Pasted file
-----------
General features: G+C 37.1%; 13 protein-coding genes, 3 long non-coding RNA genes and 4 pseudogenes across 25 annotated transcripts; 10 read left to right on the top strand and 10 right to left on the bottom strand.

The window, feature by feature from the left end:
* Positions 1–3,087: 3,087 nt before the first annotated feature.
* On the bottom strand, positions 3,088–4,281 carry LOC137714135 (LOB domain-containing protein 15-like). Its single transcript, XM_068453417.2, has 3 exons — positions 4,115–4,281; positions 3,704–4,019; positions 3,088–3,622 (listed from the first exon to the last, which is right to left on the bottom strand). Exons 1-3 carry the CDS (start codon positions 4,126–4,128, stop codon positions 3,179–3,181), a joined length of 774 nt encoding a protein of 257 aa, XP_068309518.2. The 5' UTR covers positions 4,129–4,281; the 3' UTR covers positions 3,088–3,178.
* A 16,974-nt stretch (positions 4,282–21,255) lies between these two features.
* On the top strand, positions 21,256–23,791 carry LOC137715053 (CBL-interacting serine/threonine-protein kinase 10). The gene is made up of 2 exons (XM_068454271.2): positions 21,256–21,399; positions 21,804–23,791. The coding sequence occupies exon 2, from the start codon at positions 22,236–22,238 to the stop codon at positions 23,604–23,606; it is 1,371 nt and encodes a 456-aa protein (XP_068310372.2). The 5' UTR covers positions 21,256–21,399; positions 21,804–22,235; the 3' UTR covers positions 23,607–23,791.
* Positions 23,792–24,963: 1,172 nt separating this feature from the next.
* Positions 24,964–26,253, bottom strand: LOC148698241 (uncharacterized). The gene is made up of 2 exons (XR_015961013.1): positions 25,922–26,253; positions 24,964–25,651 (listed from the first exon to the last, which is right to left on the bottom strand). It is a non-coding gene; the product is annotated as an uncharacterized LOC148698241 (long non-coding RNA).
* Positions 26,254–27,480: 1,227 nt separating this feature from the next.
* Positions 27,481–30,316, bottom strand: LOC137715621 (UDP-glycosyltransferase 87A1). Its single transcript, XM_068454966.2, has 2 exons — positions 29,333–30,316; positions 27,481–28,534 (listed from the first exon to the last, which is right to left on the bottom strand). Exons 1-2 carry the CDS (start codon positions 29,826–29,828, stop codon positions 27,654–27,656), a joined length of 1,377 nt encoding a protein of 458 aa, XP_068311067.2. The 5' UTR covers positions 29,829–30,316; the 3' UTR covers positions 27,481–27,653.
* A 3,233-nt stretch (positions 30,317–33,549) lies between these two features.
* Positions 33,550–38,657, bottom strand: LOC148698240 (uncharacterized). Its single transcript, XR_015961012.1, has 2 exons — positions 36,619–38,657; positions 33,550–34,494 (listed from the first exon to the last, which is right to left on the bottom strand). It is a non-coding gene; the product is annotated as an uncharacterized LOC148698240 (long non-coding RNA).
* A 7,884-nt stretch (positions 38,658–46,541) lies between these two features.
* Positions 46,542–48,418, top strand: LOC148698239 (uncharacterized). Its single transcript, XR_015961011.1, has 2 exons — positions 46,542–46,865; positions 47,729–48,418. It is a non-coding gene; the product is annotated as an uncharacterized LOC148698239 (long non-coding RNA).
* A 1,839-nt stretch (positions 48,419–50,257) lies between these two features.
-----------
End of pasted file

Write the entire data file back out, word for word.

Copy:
General features: G+C 37.1%; 13 protein-coding genes, 3 long non-coding RNA genes and 4 pseudogenes across 25 annotated transcripts; 10 read left to right on the top strand and 10 right to left on the bottom strand.

The window, feature by feature from the left end:
* Positions 1–3,087: 3,087 nt before the first annotated feature.
* On the bottom strand, positions 3,088–4,281 carry LOC137714135 (LOB domain-containing protein 15-like). Its single transcript, XM_068453417.2, has 3 exons — positions 4,115–4,281; positions 3,704–4,019; positions 3,088–3,622 (listed from the first exon to the last, which is right to left on the bottom strand). Exons 1-3 carry the CDS (start codon positions 4,126–4,128, stop codon positions 3,179–3,181), a joined length of 774 nt encoding a protein of 257 aa, XP_068309518.2. The 5' UTR covers positions 4,129–4,281; the 3' UTR covers positions 3,088–3,178.
* A 16,974-nt stretch (positions 4,282–21,255) lies between these two features.
* On the top strand, positions 21,256–23,791 carry LOC137715053 (CBL-interacting serine/threonine-protein kinase 10). The gene is made up of 2 exons (XM_068454271.2): positions 21,256–21,399; positions 21,804–23,791. The coding sequence occupies exon 2, from the start codon at positions 22,236–22,238 to the stop codon at positions 23,604–23,606; it is 1,371 nt and encodes a 456-aa protein (XP_068310372.2). The 5' UTR covers positions 21,256–21,399; positions 21,804–22,235; the 3' UTR covers positions 23,607–23,791.
* Positions 23,792–24,963: 1,172 nt separating this feature from the next.
* Positions 24,964–26,253, bottom strand: LOC148698241 (uncharacterized). The gene is made up of 2 exons (XR_015961013.1): positions 25,922–26,253; positions 24,964–25,651 (listed from the first exon to the last, which is right to left on the bottom strand). It is a non-coding gene; the product is annotated as an uncharacterized LOC148698241 (long non-coding RNA).
* Positions 26,254–27,480: 1,227 nt separating this feature from the next.
* Positions 27,481–30,316, bottom strand: LOC137715621 (UDP-glycosyltransferase 87A1). Its single transcript, XM_068454966.2, has 2 exons — positions 29,333–30,316; positions 27,481–28,534 (listed from the first exon to the last, which is right to left on the bottom strand). Exons 1-2 carry the CDS (start codon positions 29,826–29,828, stop codon positions 27,654–27,656), a joined length of 1,377 nt encoding a protein of 458 aa, XP_068311067.2. The 5' UTR covers positions 29,829–30,316; the 3' UTR covers positions 27,481–27,653.
* A 3,233-nt stretch (positions 30,317–33,549) lies between these two features.
* Positions 33,550–38,657, bottom strand: LOC148698240 (uncharacterized). Its single transcript, XR_015961012.1, has 2 exons — positions 36,619–38,657; positions 33,550–34,494 (listed from the first exon to the last, which is right to left on the bottom strand). It is a non-coding gene; the product is annotated as an uncharacterized LOC148698240 (long non-coding RNA).
* A 7,884-nt stretch (positions 38,658–46,541) lies between these two features.
* Positions 46,542–48,418, top strand: LOC148698239 (uncharacterized). Its single transcript, XR_015961011.1, has 2 exons — positions 46,542–46,865; positions 47,729–48,418. It is a non-coding gene; the product is annotated as an uncharacterized LOC148698239 (long non-coding RNA).
* A 1,839-nt stretch (positions 48,419–50,257) lies between these two features.